The front side of the package reads “FRAGILE HANDLE WITH CARE” in my Dad’s script. His penmanship is unique and it is telling of who he is and the care he puts into his things, into his work, into his life, into his being—his essence as a man. The script is controlled and perfectly evened. It is capitalized, blocked. I have kept each Happy Birthday, Merry Christmas, Happy New Year, and Happy Easter card I’ve received from my father since the age of twelve. I have also kept each letter I’ve ever received from family and friends throughout my life since that age. This trait, I have genetically inherited, from my father. He too, is sentimental like me. As I look closer at the script, I realized, it is not my father’s. I panicked, and run to my archive to borough through what I’ve stored, looking for his old mailings to compare. Like the detectives on the television and in movies, I began matching the formation of the single letters. But before I get there, I am distracted by two things: an empty envelope from my uncle during his studies in Texas (my father’s brother) and a birthday card from my maternal uncle who sent me a 21st Birthday card during my studies abroad in Galway, Ireland. In the birthday card, he addresses me by my family nickname on my mother’s side (I also have a family nickname given to me paternally). This name, he is responsible for. For the past few years, I have struggled to spell the name myself because it is unique and I have never seen it or heard it spelled before. It is a mash-up of my actual name Atiba but with a Caribbean spin. Meaning, you shake your head and ask yourself, “Where do these people come up with such clever and creative nicknames for each other?” These nicknames are thoughtful, attentive and created with such intent it is stunting to the senses at its literal annotations. In this case, the entire first part of the name is cut-out and the nickname begins with the last two letters of my name and then an appendage. I opened the card, and therein lies the spelling, from the man who nicknamed me, in his unique penmanship and the correct spelling of the family’s pet name for me. Ah, I sigh. And immediately e-mailed him and my two cousins, who also signed the card with him and my grandma—their penmanship also marking their personalities and their varied ways of sharing and caring, identified by the colour ink and the force inserted in the formation of the letters and the curvature of the words, along with the illustrations that accompanied their verbiage. Immediately, I e-mailed my paternal uncle, too. Then my Dad, asking him, “On the package you sent, were you the one who wrote my address and “FRAGILE, HANDLE WITH CARE?” As I write this, I remember, he has written those words before, and he didn’t capitalised “WITH.” I’ve e-mailed and now I wait—it is 7:15 a.m. on Saturday morning.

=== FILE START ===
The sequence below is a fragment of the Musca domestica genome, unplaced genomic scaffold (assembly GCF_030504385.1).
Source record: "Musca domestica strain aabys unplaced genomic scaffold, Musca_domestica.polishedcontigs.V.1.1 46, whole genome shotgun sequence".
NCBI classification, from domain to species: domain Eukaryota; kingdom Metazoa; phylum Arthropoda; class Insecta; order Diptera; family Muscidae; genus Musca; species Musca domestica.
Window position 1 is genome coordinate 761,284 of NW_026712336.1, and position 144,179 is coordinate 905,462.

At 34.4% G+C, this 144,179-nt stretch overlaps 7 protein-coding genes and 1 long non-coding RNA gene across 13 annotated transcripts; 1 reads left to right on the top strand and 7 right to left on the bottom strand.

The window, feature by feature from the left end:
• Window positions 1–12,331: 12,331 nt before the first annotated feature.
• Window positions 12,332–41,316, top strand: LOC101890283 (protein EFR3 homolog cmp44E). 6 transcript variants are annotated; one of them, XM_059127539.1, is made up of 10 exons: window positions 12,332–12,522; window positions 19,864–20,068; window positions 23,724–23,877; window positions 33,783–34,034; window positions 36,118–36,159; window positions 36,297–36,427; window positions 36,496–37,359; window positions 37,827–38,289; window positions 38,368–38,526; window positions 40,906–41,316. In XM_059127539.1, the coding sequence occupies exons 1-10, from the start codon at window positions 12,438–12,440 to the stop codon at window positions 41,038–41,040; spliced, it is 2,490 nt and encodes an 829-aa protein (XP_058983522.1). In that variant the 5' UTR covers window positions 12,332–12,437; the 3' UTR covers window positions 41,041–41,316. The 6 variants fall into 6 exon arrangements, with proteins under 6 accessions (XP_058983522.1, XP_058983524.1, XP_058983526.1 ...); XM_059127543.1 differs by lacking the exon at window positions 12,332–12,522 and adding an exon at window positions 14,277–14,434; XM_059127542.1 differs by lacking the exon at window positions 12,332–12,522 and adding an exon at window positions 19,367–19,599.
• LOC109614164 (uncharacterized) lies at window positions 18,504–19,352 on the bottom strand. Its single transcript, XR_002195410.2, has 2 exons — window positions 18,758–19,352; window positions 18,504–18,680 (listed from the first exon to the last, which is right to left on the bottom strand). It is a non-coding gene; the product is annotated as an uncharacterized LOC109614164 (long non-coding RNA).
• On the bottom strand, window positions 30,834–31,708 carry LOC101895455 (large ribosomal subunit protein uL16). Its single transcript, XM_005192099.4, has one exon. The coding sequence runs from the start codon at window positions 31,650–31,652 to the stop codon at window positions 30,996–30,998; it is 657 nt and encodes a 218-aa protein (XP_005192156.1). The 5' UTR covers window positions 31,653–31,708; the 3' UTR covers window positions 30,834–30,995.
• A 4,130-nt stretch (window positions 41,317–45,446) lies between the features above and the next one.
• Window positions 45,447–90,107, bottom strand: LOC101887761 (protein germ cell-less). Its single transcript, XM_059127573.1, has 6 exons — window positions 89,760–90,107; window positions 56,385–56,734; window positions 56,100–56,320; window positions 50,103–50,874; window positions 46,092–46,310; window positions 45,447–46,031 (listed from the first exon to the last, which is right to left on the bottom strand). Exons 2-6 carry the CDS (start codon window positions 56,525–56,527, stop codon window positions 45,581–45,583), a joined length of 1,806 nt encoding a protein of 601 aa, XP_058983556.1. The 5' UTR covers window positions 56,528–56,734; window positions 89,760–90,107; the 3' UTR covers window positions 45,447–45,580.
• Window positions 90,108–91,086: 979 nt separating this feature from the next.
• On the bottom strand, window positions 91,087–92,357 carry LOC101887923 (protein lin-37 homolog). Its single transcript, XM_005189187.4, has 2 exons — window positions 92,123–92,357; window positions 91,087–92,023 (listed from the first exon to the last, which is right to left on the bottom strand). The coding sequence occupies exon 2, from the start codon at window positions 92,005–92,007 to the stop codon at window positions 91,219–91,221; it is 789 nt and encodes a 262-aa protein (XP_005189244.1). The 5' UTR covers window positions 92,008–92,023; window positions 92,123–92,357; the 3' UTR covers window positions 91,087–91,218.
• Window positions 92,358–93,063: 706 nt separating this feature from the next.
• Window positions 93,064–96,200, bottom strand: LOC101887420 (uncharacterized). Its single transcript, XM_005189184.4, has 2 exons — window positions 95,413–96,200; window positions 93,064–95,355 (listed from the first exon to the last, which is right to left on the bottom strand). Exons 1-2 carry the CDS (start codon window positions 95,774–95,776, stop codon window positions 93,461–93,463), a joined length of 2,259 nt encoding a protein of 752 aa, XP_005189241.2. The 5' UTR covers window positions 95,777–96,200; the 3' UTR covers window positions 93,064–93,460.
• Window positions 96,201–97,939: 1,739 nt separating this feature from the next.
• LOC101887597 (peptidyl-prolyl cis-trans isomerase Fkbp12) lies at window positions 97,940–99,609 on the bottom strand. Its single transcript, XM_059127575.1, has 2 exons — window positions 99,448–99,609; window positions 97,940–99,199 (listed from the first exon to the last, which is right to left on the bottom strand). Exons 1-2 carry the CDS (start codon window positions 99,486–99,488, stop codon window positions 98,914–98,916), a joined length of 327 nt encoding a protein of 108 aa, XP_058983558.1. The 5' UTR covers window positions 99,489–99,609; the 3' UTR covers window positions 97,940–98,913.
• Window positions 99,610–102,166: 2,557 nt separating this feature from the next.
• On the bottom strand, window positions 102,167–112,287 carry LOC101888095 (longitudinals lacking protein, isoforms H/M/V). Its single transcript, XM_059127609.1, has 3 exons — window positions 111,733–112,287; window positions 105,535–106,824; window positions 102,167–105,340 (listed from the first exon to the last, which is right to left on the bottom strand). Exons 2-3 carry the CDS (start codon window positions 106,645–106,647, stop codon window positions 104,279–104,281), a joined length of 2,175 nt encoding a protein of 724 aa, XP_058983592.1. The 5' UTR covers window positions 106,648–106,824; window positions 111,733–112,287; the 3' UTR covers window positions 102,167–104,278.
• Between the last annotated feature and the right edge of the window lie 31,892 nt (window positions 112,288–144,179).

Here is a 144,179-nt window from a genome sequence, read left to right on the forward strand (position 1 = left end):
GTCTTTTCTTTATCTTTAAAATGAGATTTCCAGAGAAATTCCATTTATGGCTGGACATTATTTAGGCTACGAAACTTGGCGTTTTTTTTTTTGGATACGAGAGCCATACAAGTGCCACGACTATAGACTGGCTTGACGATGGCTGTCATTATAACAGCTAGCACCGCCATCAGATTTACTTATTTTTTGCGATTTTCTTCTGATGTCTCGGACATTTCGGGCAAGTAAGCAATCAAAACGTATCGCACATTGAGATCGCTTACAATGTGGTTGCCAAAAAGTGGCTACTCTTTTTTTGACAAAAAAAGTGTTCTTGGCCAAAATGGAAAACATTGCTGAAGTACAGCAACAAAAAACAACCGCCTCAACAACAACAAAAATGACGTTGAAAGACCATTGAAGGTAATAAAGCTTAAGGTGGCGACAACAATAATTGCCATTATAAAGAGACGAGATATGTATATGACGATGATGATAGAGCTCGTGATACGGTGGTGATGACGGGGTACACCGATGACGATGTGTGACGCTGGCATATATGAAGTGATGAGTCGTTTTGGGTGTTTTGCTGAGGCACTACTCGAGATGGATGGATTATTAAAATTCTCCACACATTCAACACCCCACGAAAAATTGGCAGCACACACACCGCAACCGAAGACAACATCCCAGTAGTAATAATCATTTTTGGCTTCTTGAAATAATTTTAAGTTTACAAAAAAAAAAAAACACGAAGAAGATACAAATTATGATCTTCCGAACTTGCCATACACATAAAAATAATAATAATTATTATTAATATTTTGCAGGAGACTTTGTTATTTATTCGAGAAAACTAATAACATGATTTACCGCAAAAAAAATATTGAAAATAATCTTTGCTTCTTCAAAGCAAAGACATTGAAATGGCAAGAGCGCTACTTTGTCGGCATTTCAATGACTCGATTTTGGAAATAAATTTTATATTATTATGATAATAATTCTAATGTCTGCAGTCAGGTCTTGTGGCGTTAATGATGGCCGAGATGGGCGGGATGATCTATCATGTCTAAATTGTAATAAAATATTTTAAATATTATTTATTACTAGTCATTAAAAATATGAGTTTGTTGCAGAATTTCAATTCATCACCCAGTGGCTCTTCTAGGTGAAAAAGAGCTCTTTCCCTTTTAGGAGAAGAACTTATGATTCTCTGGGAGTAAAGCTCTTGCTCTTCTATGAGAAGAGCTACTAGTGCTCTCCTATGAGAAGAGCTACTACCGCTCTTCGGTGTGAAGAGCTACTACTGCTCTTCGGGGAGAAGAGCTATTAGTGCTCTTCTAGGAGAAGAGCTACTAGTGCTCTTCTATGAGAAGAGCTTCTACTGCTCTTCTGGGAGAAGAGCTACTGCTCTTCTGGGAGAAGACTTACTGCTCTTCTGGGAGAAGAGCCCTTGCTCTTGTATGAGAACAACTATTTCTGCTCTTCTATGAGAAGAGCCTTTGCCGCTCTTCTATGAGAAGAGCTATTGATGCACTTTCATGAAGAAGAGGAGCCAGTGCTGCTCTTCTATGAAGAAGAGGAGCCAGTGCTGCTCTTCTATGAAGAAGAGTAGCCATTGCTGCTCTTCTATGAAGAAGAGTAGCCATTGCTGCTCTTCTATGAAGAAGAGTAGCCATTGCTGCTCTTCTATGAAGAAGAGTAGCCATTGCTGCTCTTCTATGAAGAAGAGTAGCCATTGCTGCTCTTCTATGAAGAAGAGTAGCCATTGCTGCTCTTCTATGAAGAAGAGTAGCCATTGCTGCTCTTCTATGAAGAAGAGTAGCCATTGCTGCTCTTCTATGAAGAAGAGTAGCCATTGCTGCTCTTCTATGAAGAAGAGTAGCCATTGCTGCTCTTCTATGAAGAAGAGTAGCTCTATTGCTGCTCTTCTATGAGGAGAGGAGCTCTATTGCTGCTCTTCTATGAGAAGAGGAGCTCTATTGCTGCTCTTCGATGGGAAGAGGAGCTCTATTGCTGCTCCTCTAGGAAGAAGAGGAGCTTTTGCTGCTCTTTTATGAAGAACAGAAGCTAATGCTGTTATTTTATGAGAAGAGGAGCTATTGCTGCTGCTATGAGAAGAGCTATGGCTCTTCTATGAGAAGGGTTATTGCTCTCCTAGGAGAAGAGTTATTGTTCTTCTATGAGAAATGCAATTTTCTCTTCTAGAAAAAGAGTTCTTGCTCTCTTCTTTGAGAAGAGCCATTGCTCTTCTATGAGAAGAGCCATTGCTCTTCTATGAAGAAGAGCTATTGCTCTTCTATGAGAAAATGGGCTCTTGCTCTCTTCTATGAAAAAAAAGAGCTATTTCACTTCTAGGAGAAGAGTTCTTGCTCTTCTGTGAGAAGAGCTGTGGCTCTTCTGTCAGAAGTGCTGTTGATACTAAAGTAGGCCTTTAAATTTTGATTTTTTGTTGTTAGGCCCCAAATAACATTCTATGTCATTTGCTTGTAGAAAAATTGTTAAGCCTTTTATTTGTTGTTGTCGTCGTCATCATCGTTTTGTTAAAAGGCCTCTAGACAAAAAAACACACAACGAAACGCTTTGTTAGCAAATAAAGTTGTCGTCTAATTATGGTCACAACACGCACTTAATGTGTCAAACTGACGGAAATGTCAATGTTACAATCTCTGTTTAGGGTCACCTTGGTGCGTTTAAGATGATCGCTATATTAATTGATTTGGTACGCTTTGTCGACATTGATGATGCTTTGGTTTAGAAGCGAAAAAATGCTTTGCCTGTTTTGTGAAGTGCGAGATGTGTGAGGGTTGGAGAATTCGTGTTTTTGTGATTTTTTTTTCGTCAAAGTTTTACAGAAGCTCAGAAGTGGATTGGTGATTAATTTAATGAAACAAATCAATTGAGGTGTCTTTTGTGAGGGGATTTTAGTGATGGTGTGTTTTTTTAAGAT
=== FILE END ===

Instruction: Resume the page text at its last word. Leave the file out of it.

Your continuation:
This tape, the last tape with the thundering and but velvety vanilla voice of Maurice, thirty-three years after my Dad taped it in his bedroom, on his cassette tape player, would be a relic of the past that connects us in the future, today.

I received an e-mail at 7:22 a.m. with “Yes…” and the contents that followed was the announcement that a family relative passed away last night and a reminder of our belated birthday lunch celebration this afternoon. In that moment, the “FRAGILE HANDLE WITH CARE” takes on a different character and I am reminded of life’s fragility and the importance of love and care, and appreciation for who we have and what we have. His e-mail read like this:

“Yes. Morning. I was awakened by some sad news. My cousin by the name of Donna died last night in Trinidad. Early 50’s. I am now trying to get some . Our plans still on. C u later.”

On the signature on the package, what threw me of was the letter A—my Dad never puts an Egyptian pyramid crown on his As, his As are always domed-shaped, circular and oval, with an even arc. The As stand out to me because I have two As in my name, at the beginning and at the end. In Shakespeare’s Romeo and Juliet, in Act II, Scene II, we are reminded of the importance of a name—“what’s in a name?”

Juliet: O Romeo, Romeo! wherefore art thou Romeo?
Deny thy father and refuse thy name;
Or, if thou wilt not, be but sworn my love,
And I’ll no longer be a Capulet.


[Aside] Shall I hear more, or shall I speak at this?

Juliet: ‘Tis but thy name that is my enemy;
Thou art thyself, though not a Montague.
What’s Montague? It is nor hand, nor foot,
Nor arm, nor face, nor any other part
Belonging to a man. O, be some other name!
What’s in a name? that which we call a rose
By any other name would smell as sweet;
So Romeo would, were he not Romeo call’d,
Retain that dear perfection which he owes
Without that title. Romeo, doff thy name,
And for that name which is no part of thee
Take all myself.

Romeo: I take thee at thy word:
Call me but love, and I’ll be new baptized;
Henceforth I never will be Romeo.


I truly believe that love wins and what is in a name, is always love. So as Romeo says to Juliet, call me Love.

“Youth, thou bear’s thy father’s face. Frank nature, rather curious than in haste/Hath well composed thee. Thy father’s moral parts/Mayst thou inherit too! Welcome to Paris!”—All’s Well that Ends Well, Scene I, Act II